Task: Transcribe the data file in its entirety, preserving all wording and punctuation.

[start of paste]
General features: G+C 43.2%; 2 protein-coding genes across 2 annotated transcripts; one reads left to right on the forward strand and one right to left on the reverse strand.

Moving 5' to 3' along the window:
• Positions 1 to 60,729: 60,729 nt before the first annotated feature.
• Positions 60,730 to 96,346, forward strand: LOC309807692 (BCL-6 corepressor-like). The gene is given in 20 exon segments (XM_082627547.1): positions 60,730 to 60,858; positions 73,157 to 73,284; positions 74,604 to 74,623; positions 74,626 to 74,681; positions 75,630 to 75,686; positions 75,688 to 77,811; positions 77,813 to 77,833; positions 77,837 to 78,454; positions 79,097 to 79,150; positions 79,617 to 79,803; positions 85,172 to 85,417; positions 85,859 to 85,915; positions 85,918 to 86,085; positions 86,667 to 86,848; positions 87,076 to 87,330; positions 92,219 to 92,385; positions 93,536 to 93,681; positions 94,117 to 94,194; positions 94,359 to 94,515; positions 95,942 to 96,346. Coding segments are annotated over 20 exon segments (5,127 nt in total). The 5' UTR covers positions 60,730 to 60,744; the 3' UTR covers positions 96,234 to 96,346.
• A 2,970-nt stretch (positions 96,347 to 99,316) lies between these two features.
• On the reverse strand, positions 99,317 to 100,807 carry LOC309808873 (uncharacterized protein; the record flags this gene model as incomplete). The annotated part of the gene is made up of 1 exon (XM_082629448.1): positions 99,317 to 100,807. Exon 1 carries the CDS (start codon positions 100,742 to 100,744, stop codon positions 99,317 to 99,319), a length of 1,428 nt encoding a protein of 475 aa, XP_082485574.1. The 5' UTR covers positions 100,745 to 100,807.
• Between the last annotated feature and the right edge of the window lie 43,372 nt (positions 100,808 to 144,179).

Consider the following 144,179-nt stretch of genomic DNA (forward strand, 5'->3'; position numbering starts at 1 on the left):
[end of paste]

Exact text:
General features: G+C 43.2%; 2 protein-coding genes across 2 annotated transcripts; one reads left to right on the forward strand and one right to left on the reverse strand.

Moving 5' to 3' along the window:
• Positions 1 to 60,729: 60,729 nt before the first annotated feature.
• Positions 60,730 to 96,346, forward strand: LOC309807692 (BCL-6 corepressor-like). The gene is given in 20 exon segments (XM_082627547.1): positions 60,730 to 60,858; positions 73,157 to 73,284; positions 74,604 to 74,623; positions 74,626 to 74,681; positions 75,630 to 75,686; positions 75,688 to 77,811; positions 77,813 to 77,833; positions 77,837 to 78,454; positions 79,097 to 79,150; positions 79,617 to 79,803; positions 85,172 to 85,417; positions 85,859 to 85,915; positions 85,918 to 86,085; positions 86,667 to 86,848; positions 87,076 to 87,330; positions 92,219 to 92,385; positions 93,536 to 93,681; positions 94,117 to 94,194; positions 94,359 to 94,515; positions 95,942 to 96,346. Coding segments are annotated over 20 exon segments (5,127 nt in total). The 5' UTR covers positions 60,730 to 60,744; the 3' UTR covers positions 96,234 to 96,346.
• A 2,970-nt stretch (positions 96,347 to 99,316) lies between these two features.
• On the reverse strand, positions 99,317 to 100,807 carry LOC309808873 (uncharacterized protein; the record flags this gene model as incomplete). The annotated part of the gene is made up of 1 exon (XM_082629448.1): positions 99,317 to 100,807. Exon 1 carries the CDS (start codon positions 100,742 to 100,744, stop codon positions 99,317 to 99,319), a length of 1,428 nt encoding a protein of 475 aa, XP_082485574.1. The 5' UTR covers positions 100,745 to 100,807.
• Between the last annotated feature and the right edge of the window lie 43,372 nt (positions 100,808 to 144,179).

Consider the following 144,179-nt stretch of genomic DNA (forward strand, 5'->3'; position numbering starts at 1 on the left):